This site uses cookies to improve your experience and to provide services and advertising. By continuing to browse, you agree to the use of cookies described in our Cookies Policy. You may change your settings at any time but this may impact on the functionality of the site. To learn more see our Cookies Policy.
OK
#Open journalism No news is bad news

Your contributions will help us continue to deliver the stories that are important to you

Support The Journal
Dublin: 17 °C Sunday 31 May, 2020
Advertisement

Three Ireland boss sought minister's support in dispelling 'dangerous misinformation' on 5G

Three said that the actions of a “small minority” around “completely baseless” fears must be addressed by the State.

Image: Sam Boal/Rollingnews.ie

THE CEO OF mobile network Three Ireland wrote to the Minister of Communications last month to seek his assistance in tackling the “dangerous misinformation” being spread about 5G. 

Robert Finnegan told Minister Richard Bruton he wanted his support to “publicly dispel” concerns linking Covid-19 and 5G networks.

In the letter, seen by TheJournal.ie, he also sought help on the “greater concern” of criminal damage to communication masts in Ireland and added that Three engineers have been told to check in with local gardaí before visiting any site.

The criminal damage referred to took place in Donegal last month. Gardaí believe the masts, which provide 3G and 4G internet coverage to nearby Letterkenny Hospital, were set on fire deliberately. 

It’s believed locally that the masts were targeted as part of a conspiracy theory linking the rollout of 5G technology with the growth of Covid-19 across the globe. 5G stands for fifth generation, the latest generation of cellular mobile communication, which offers vastly higher speeds than 4G.

One strand of theorists suggest that 5G suppresses the immune system and makes people more susceptible to catching Covid-19. Another strand argues that Covid-19 can be transmitted via 5G technology.

Experts have dismissed any links between 5G and Covid-19. While there have been no shortage of claims linking the new mobile technology to coroanvirus, many others have thankfully debunked such claims.

Other claims of adverse effects of 5G have been widely debunked by scientists. 

In a letter on Friday 17 April, Three CEO Robert Finnegan wrote to the minister and warned that the misinformation could have a long-term negative impact on “Ireland’s ability to be a leader in 5G technology”. 

He said: “I am writing to seek your support to publicly dispel unfounded concerns and misinformation surrounding the linking of Covid-19 and 5G mobile networks.

As you know, recent theories falsely connecting 5G to the spread of Covid-19 have been circulating on Irish social media platforms. There is absolutely no basis for these claims which add unnecessarily to public anxiety about health and safety, undermine the clear health guidance given by government relating to Covid-19 and is damaging to the businesses that rely on our services.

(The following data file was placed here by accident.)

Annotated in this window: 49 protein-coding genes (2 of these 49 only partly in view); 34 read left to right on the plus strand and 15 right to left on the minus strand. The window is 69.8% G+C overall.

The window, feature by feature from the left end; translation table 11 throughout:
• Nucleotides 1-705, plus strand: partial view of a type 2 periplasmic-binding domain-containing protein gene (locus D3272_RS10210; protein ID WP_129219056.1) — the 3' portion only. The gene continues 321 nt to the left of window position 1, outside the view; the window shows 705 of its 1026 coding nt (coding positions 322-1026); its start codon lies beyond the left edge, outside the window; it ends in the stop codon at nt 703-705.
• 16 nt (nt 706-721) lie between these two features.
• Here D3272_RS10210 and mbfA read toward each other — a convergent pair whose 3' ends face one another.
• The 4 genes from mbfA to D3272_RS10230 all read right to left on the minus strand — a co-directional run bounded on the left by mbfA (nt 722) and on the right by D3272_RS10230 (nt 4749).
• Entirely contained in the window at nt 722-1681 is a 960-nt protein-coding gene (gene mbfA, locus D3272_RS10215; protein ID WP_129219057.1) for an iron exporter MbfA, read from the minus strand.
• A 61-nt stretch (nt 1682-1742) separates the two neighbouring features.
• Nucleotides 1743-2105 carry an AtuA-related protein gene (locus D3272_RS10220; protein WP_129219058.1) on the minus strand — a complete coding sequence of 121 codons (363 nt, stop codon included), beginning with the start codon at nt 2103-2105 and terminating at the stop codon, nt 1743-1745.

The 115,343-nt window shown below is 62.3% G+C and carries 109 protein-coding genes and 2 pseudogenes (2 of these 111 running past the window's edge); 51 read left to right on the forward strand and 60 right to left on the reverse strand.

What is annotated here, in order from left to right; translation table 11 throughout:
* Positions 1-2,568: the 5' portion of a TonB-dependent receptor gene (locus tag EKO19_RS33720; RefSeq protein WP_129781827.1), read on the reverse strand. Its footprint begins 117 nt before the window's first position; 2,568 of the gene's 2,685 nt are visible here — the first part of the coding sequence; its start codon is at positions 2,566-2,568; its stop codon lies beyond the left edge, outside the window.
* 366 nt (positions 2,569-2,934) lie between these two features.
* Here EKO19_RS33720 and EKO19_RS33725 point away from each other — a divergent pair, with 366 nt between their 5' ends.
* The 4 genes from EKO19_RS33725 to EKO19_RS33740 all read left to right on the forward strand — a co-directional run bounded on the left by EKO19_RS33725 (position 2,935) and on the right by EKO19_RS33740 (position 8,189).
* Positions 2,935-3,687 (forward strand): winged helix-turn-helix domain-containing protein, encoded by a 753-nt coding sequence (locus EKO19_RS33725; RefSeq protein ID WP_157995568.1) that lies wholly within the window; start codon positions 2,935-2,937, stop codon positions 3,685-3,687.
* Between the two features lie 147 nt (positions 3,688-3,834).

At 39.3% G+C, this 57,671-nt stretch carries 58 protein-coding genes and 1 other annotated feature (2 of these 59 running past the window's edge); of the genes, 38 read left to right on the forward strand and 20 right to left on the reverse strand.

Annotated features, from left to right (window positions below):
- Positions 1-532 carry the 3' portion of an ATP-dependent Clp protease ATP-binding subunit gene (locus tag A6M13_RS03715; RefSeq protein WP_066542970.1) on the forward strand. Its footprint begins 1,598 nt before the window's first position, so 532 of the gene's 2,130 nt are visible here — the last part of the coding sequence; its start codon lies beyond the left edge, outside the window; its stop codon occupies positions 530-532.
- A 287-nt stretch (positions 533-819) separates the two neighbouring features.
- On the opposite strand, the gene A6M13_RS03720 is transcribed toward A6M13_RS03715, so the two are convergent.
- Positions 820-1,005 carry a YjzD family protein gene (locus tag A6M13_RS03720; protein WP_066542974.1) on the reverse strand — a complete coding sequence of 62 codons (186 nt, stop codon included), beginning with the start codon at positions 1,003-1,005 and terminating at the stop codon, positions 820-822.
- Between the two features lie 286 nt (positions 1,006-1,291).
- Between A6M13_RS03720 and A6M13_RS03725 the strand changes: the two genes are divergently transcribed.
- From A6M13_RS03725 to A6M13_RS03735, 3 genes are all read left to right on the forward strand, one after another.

Finnegan said that the recent vandalism in Ireland was of “even greater concern” following similar incidents in the UK and Europe. 

In April, The Guardian reported that over 40 cases in the UK had been reported where mobile phone masts were targeted by arsonists. 

The Three CEO said: “We have instructed our teams to check in with local gardaí before visiting any site, as although their work is vital, the recent arson of phone masts in Donegal is concerning for us as an employer and as a service provider.

Fears around 5G masts are completely baseless and the actions of a small minority that are vandalising masts and disrupting services must be addressed by all agencies of the state.

Finnegan closes the letter with his direct appeal for Minister Bruton’s assistance in addressing 5G misinformation. 

#Open journalism No news is bad news Support The Journal

Your contributions will help us continue to deliver the stories that are important to you

Support us now

“I acknowledge that this issue was addressed in the officials’ briefing on Covid-19 on 14 April,” he said.

“I would ask that further opportunities are taken to counter the dangerous misinformation being spread. It might also be useful if respected and expert agencies like the HSE and EPA take a more proactive role in providing factual information and reassurance.  I would also be grateful if you could, through the Minister for Justice, urge the Gardai to focus on bringing those responsible for this criminal activity to justice. ”

In a statement to TheJournal.ie, a spokesperson for the Department of Communications, Climate Action and Environment said health authorities at home and abroad have advised of no link between coronavirus and 5G.

“The minister is aware of recent attacks on telecoms infrastructure and strongly condemns such actions,” the spokesperson said.

“The HSE are engaging with social media companies on the spread of disinformation and Covid 19 more generally and will include the spread of 5G disinformation in this discussion.

Citizens are urged to ignore misinformation circulating on social media and not to spread it further. Reputable information about Covid-19 can be found from official sources such as Gov.ie & the Health Service Executive.

The spokesperson added a response would be issued to Three Ireland shortly. 

With reporting from Stephen McDermott

  • Share on Facebook
  • Email this article
  •  

About the author:

Sean Murray

Read next:

COMMENTS (31)

This is YOUR comments community. Stay civil, stay constructive, stay on topic. Please familiarise yourself with our comments policy here before taking part.
write a comment

    Leave a commentcancel